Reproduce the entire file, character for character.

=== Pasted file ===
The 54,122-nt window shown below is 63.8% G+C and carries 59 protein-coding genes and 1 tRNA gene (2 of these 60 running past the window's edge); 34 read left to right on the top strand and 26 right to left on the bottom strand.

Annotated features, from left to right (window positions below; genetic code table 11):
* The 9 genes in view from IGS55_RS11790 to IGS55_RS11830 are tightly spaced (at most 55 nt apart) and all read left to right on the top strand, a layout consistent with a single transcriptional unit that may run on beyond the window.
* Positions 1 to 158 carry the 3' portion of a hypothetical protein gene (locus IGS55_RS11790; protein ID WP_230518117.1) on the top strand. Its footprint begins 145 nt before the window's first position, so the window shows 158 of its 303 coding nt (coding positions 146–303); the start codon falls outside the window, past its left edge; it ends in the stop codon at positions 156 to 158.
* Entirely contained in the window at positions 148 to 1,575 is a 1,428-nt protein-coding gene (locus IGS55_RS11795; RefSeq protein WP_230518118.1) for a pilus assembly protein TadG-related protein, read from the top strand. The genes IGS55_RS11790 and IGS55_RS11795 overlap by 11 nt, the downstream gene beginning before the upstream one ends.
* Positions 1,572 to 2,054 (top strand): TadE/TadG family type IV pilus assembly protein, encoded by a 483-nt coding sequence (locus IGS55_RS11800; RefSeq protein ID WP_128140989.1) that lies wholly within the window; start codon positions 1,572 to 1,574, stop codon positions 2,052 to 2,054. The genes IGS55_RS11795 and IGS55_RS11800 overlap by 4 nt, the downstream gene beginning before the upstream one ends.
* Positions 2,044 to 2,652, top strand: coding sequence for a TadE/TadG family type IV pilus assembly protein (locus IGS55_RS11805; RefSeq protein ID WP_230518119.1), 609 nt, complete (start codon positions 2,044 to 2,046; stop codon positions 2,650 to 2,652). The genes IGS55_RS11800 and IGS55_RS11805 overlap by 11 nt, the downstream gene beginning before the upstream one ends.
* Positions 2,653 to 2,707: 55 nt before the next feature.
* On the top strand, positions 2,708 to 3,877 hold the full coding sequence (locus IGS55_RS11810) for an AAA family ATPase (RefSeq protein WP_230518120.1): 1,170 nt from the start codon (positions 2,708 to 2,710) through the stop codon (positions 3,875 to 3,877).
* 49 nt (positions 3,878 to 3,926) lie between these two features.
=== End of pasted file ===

The 54,122-nt window shown below is 63.8% G+C and carries 59 protein-coding genes and 1 tRNA gene (2 of these 60 running past the window's edge); 34 read left to right on the top strand and 26 right to left on the bottom strand.

Annotated features, from left to right (window positions below; genetic code table 11):
* The 9 genes in view from IGS55_RS11790 to IGS55_RS11830 are tightly spaced (at most 55 nt apart) and all read left to right on the top strand, a layout consistent with a single transcriptional unit that may run on beyond the window.
* Positions 1 to 158 carry the 3' portion of a hypothetical protein gene (locus IGS55_RS11790; protein ID WP_230518117.1) on the top strand. Its footprint begins 145 nt before the window's first position, so the window shows 158 of its 303 coding nt (coding positions 146–303); the start codon falls outside the window, past its left edge; it ends in the stop codon at positions 156 to 158.
* Entirely contained in the window at positions 148 to 1,575 is a 1,428-nt protein-coding gene (locus IGS55_RS11795; RefSeq protein WP_230518118.1) for a pilus assembly protein TadG-related protein, read from the top strand. The genes IGS55_RS11790 and IGS55_RS11795 overlap by 11 nt, the downstream gene beginning before the upstream one ends.
* Positions 1,572 to 2,054 (top strand): TadE/TadG family type IV pilus assembly protein, encoded by a 483-nt coding sequence (locus IGS55_RS11800; RefSeq protein ID WP_128140989.1) that lies wholly within the window; start codon positions 1,572 to 1,574, stop codon positions 2,052 to 2,054. The genes IGS55_RS11795 and IGS55_RS11800 overlap by 4 nt, the downstream gene beginning before the upstream one ends.
* Positions 2,044 to 2,652, top strand: coding sequence for a TadE/TadG family type IV pilus assembly protein (locus IGS55_RS11805; RefSeq protein ID WP_230518119.1), 609 nt, complete (start codon positions 2,044 to 2,046; stop codon positions 2,650 to 2,652). The genes IGS55_RS11800 and IGS55_RS11805 overlap by 11 nt, the downstream gene beginning before the upstream one ends.
* Positions 2,653 to 2,707: 55 nt before the next feature.
* On the top strand, positions 2,708 to 3,877 hold the full coding sequence (locus IGS55_RS11810) for an AAA family ATPase (RefSeq protein WP_230518120.1): 1,170 nt from the start codon (positions 2,708 to 2,710) through the stop codon (positions 3,875 to 3,877).
* 49 nt (positions 3,878 to 3,926) lie between these two features.